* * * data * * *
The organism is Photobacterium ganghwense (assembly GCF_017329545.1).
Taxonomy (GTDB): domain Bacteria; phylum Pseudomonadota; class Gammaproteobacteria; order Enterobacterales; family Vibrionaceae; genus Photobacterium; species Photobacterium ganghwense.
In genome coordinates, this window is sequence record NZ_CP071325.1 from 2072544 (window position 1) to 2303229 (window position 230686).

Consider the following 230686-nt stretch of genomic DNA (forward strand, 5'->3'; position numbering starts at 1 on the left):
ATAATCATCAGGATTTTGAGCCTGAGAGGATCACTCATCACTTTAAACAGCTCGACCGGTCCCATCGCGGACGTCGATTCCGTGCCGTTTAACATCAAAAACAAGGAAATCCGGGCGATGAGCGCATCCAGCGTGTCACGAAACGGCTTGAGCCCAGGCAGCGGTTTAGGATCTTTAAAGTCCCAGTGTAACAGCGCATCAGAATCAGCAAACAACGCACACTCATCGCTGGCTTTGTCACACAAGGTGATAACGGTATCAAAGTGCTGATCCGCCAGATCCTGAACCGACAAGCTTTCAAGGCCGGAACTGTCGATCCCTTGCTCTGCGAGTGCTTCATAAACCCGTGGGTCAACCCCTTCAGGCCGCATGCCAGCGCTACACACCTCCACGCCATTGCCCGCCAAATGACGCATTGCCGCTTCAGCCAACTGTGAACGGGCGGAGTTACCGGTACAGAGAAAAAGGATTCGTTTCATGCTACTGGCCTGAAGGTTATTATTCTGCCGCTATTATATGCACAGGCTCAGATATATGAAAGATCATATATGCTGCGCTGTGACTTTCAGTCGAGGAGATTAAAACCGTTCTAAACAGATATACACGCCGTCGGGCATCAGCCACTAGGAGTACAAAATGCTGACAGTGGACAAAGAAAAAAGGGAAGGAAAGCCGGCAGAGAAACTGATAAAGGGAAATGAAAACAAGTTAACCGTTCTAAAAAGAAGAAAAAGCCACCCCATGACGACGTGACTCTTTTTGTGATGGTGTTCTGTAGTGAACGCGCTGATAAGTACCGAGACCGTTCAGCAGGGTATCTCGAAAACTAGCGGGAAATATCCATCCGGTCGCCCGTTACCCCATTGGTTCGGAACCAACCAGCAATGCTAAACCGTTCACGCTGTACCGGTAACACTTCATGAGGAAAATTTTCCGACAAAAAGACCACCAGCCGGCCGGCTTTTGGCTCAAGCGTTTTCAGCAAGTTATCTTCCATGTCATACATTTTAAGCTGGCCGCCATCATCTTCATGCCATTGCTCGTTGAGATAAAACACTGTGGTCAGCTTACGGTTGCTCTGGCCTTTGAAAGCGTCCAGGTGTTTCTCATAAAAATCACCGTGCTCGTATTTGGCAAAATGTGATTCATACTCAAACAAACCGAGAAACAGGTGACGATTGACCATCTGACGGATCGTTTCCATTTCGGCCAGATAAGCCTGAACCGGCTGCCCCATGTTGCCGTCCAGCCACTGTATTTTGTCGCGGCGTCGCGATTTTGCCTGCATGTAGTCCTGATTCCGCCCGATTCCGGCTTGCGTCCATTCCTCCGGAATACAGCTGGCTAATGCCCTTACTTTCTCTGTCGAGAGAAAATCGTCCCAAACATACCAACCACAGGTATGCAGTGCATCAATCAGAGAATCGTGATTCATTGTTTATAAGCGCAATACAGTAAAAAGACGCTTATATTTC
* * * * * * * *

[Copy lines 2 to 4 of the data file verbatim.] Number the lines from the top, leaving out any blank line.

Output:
Taxonomy (GTDB): domain Bacteria; phylum Pseudomonadota; class Gammaproteobacteria; order Enterobacterales; family Vibrionaceae; genus Photobacterium; species Photobacterium ganghwense.
In genome coordinates, this window is sequence record NZ_CP071325.1 from 2072544 (window position 1) to 2303229 (window position 230686).

Consider the following 230686-nt stretch of genomic DNA (forward strand, 5'->3'; position numbering starts at 1 on the left):